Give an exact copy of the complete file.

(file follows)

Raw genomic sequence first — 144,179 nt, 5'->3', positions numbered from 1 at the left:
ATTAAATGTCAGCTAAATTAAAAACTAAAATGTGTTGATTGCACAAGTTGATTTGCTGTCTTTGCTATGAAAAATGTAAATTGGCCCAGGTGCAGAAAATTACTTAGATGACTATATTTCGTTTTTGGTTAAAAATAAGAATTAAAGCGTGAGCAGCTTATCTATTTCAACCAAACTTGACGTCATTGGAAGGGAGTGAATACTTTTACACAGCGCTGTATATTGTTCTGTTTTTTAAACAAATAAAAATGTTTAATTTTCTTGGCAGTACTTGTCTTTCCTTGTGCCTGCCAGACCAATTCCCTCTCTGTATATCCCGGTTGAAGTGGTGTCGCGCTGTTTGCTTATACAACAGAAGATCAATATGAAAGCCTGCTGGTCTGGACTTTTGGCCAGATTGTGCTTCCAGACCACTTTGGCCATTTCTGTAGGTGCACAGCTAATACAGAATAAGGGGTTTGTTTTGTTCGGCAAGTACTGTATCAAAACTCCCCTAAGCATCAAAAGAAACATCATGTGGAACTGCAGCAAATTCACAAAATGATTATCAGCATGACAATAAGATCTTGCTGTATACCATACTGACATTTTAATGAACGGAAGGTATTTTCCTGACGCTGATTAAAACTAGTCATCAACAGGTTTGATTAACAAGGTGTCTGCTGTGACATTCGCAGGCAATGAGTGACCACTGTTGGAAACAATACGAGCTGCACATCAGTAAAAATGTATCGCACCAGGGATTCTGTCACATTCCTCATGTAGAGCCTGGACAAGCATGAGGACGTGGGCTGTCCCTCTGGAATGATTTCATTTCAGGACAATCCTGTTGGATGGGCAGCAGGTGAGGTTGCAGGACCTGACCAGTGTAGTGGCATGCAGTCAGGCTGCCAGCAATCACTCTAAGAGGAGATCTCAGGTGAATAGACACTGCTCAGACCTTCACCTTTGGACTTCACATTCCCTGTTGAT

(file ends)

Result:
Raw genomic sequence first — 144,179 nt, 5'->3', positions numbered from 1 at the left:
ATTAAATGTCAGCTAAATTAAAAACTAAAATGTGTTGATTGCACAAGTTGATTTGCTGTCTTTGCTATGAAAAATGTAAATTGGCCCAGGTGCAGAAAATTACTTAGATGACTATATTTCGTTTTTGGTTAAAAATAAGAATTAAAGCGTGAGCAGCTTATCTATTTCAACCAAACTTGACGTCATTGGAAGGGAGTGAATACTTTTACACAGCGCTGTATATTGTTCTGTTTTTTAAACAAATAAAAATGTTTAATTTTCTTGGCAGTACTTGTCTTTCCTTGTGCCTGCCAGACCAATTCCCTCTCTGTATATCCCGGTTGAAGTGGTGTCGCGCTGTTTGCTTATACAACAGAAGATCAATATGAAAGCCTGCTGGTCTGGACTTTTGGCCAGATTGTGCTTCCAGACCACTTTGGCCATTTCTGTAGGTGCACAGCTAATACAGAATAAGGGGTTTGTTTTGTTCGGCAAGTACTGTATCAAAACTCCCCTAAGCATCAAAAGAAACATCATGTGGAACTGCAGCAAATTCACAAAATGATTATCAGCATGACAATAAGATCTTGCTGTATACCATACTGACATTTTAATGAACGGAAGGTATTTTCCTGACGCTGATTAAAACTAGTCATCAACAGGTTTGATTAACAAGGTGTCTGCTGTGACATTCGCAGGCAATGAGTGACCACTGTTGGAAACAATACGAGCTGCACATCAGTAAAAATGTATCGCACCAGGGATTCTGTCACATTCCTCATGTAGAGCCTGGACAAGCATGAGGACGTGGGCTGTCCCTCTGGAATGATTTCATTTCAGGACAATCCTGTTGGATGGGCAGCAGGTGAGGTTGCAGGACCTGACCAGTGTAGTGGCATGCAGTCAGGCTGCCAGCAATCACTCTAAGAGGAGATCTCAGGTGAATAGACACTGCTCAGACCTTCACCTTTGGACTTCACATTCCCTGTTGAT